||Hirsch Mendel b. Solomon Pineles (known as "Shalosh" from the last (Hebrew) letters of his name, Hir-sch Mende-l Pinele-s; 1806–1870), Galician scholar and writer. Pineles settled in Brody and joined the circle of young maskilim who gathered round Nachman Krochmal. He perfected his German, and began to educate himself in philosophy, Greek, Latin, Arabic, and astronomy, specializing in mathematics and the calculation of the Jewish calendar. In 1853 he moved to Odessa, and in 1855 to Galati in Rumania, where he lived until his death. He was an active member of the Alliance Israelite Universelle and involved in its program in Rumania.
Pineles began his literary career with a letter to Krochmal in 1836 published in Kerem Hemed (2 (1936), 108–113). He wrote the first critical article on Krochmal's Moreh Nevukhei ha-Zeman (in: He-Halutz, 1 (1852), 123–4); and he published critical book reviews as well as numerous articles on a variety of subjects in Kerem Hemed (2 (1936), 125–9, 168–71), in Ha-Maggid (8–11 (1864–67)), Yeshurun, and elsewhere. For about 30 years he engaged in a fierce controversy with H. S. Slonimsky on the method of calculating the Jewish calendar (see Kerem Hemed, 8 (1854), 27–37, 85–109).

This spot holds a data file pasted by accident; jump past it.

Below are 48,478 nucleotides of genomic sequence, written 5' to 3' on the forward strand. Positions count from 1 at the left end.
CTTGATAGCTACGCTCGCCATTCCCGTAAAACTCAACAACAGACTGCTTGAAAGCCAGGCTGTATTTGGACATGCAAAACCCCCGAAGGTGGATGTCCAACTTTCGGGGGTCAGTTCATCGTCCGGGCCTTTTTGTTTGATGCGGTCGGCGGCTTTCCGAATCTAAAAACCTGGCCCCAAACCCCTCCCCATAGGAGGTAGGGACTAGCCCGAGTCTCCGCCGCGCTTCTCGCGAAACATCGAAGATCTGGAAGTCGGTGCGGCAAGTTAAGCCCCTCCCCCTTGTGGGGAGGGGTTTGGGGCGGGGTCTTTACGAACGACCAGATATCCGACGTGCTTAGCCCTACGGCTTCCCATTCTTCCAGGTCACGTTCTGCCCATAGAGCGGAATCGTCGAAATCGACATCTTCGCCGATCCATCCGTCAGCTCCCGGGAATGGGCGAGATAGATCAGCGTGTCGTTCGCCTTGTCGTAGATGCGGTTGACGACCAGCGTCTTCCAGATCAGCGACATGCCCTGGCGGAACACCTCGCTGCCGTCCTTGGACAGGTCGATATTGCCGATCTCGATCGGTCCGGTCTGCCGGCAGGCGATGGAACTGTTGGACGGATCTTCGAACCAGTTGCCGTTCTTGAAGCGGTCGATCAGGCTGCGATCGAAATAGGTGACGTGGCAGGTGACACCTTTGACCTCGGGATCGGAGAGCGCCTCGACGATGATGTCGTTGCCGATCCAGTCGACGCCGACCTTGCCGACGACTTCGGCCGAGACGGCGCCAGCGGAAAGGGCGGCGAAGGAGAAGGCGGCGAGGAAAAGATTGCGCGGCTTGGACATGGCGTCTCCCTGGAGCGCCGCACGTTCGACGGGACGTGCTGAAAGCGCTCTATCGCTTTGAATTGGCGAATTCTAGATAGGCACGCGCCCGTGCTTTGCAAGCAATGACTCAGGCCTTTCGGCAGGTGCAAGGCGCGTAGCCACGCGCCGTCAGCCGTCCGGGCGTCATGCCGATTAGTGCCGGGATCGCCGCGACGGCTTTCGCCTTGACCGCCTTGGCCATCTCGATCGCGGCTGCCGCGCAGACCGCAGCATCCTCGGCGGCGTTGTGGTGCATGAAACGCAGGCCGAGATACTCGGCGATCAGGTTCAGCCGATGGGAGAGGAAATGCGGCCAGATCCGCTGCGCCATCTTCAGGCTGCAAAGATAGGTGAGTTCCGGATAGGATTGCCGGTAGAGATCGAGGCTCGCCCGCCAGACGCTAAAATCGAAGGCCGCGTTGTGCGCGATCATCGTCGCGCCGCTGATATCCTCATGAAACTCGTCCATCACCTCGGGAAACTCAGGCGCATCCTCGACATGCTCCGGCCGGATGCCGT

Pineles is best known for his Darkah shel Torah (Vienna, 1861), a critical examination in 178 sections of the Mishnah and its interpretation, followed by a treatise on the Hebrew calendar including tables. The stated aim of the work was to justify the Oral Law and substantiate the words of the scribes where they deviate from the literal text. Pineles defended the Mishnah both against the authors of the Talmud, who honored it but distorted its plain meaning, and against the detractors of the Talmud, who attempted to find defects in it and to devalue it. He also sought to explain a number of difficult passages in the Babylonian and Jerusalem Talmuds. His work is characterized by critical acumen and boldness. Believing that some explanations given by the later amoraim distorted the original Mishnah, he attempted to interpret a number of mishnayot in a new way. His deviations from the traditional explanations of the amoraim were attacked by traditionalists, one of them being his brother-in-law, Moses b. Joel Waldberg, a leading banker in Bucharest (Kakh hi Darkah shel Torah, pt. 1, Lemberg, 1864; pt. 2, Jassy, 1868). Pineles, however, maintained that he had no heretical intent and himself attacked certain scholars for their extreme views - chiefly Abraham Geiger for his Urschrift und Uebersetzung der Bibel in ihrer Abhaengigkeit von der innern Entwicklung des Judenthums (1857; a review of which is published at the end of Darkah shel Torah) and J.H. Schorr - stressing his own attachment to tradition (Darkah shel Torah, no. 14, p. 19).